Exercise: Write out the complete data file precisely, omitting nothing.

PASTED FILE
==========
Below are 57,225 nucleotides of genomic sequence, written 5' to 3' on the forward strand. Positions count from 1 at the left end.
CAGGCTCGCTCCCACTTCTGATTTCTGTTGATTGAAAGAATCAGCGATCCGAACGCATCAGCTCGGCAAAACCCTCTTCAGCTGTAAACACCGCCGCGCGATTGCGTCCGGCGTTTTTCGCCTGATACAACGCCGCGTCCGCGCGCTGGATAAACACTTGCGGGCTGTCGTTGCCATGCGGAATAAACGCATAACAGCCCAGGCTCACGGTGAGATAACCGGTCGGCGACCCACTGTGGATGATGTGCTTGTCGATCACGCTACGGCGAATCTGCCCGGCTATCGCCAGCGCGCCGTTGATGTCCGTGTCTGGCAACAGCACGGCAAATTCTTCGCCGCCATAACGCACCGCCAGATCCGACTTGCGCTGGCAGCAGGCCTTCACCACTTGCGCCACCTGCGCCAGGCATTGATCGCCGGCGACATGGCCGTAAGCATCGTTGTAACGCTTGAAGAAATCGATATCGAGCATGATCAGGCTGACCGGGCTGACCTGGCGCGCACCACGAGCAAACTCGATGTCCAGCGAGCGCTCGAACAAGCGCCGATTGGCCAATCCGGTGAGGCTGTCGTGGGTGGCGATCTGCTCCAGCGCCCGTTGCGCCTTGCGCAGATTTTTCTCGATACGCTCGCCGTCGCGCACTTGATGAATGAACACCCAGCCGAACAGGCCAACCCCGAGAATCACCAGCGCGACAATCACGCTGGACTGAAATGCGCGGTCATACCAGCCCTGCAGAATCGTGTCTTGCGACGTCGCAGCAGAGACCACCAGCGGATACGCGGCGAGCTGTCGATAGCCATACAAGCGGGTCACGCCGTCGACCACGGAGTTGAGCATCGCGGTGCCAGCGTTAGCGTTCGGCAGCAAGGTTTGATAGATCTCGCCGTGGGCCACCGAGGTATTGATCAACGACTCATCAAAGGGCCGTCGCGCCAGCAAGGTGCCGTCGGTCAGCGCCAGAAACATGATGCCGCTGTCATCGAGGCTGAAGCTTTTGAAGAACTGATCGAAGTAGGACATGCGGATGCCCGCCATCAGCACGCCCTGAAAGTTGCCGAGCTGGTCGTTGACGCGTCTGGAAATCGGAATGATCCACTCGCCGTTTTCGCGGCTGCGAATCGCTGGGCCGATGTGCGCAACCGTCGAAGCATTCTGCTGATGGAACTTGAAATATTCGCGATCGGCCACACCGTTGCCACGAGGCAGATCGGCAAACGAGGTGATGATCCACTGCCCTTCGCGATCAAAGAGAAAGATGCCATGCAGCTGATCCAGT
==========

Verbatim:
Below are 57,225 nucleotides of genomic sequence, written 5' to 3' on the forward strand. Positions count from 1 at the left end.
CAGGCTCGCTCCCACTTCTGATTTCTGTTGATTGAAAGAATCAGCGATCCGAACGCATCAGCTCGGCAAAACCCTCTTCAGCTGTAAACACCGCCGCGCGATTGCGTCCGGCGTTTTTCGCCTGATACAACGCCGCGTCCGCGCGCTGGATAAACACTTGCGGGCTGTCGTTGCCATGCGGAATAAACGCATAACAGCCCAGGCTCACGGTGAGATAACCGGTCGGCGACCCACTGTGGATGATGTGCTTGTCGATCACGCTACGGCGAATCTGCCCGGCTATCGCCAGCGCGCCGTTGATGTCCGTGTCTGGCAACAGCACGGCAAATTCTTCGCCGCCATAACGCACCGCCAGATCCGACTTGCGCTGGCAGCAGGCCTTCACCACTTGCGCCACCTGCGCCAGGCATTGATCGCCGGCGACATGGCCGTAAGCATCGTTGTAACGCTTGAAGAAATCGATATCGAGCATGATCAGGCTGACCGGGCTGACCTGGCGCGCACCACGAGCAAACTCGATGTCCAGCGAGCGCTCGAACAAGCGCCGATTGGCCAATCCGGTGAGGCTGTCGTGGGTGGCGATCTGCTCCAGCGCCCGTTGCGCCTTGCGCAGATTTTTCTCGATACGCTCGCCGTCGCGCACTTGATGAATGAACACCCAGCCGAACAGGCCAACCCCGAGAATCACCAGCGCGACAATCACGCTGGACTGAAATGCGCGGTCATACCAGCCCTGCAGAATCGTGTCTTGCGACGTCGCAGCAGAGACCACCAGCGGATACGCGGCGAGCTGTCGATAGCCATACAAGCGGGTCACGCCGTCGACCACGGAGTTGAGCATCGCGGTGCCAGCGTTAGCGTTCGGCAGCAAGGTTTGATAGATCTCGCCGTGGGCCACCGAGGTATTGATCAACGACTCATCAAAGGGCCGTCGCGCCAGCAAGGTGCCGTCGGTCAGCGCCAGAAACATGATGCCGCTGTCATCGAGGCTGAAGCTTTTGAAGAACTGATCGAAGTAGGACATGCGGATGCCCGCCATCAGCACGCCCTGAAAGTTGCCGAGCTGGTCGTTGACGCGTCTGGAAATCGGAATGATCCACTCGCCGTTTTCGCGGCTGCGAATCGCTGGGCCGATGTGCGCAACCGTCGAAGCATTCTGCTGATGGAACTTGAAATATTCGCGATCGGCCACACCGTTGCCACGAGGCAGATCGGCAAACGAGGTGATGATCCACTGCCCTTCGCGATCAAAGAGAAAGATGCCATGCAGCTGATCCAGT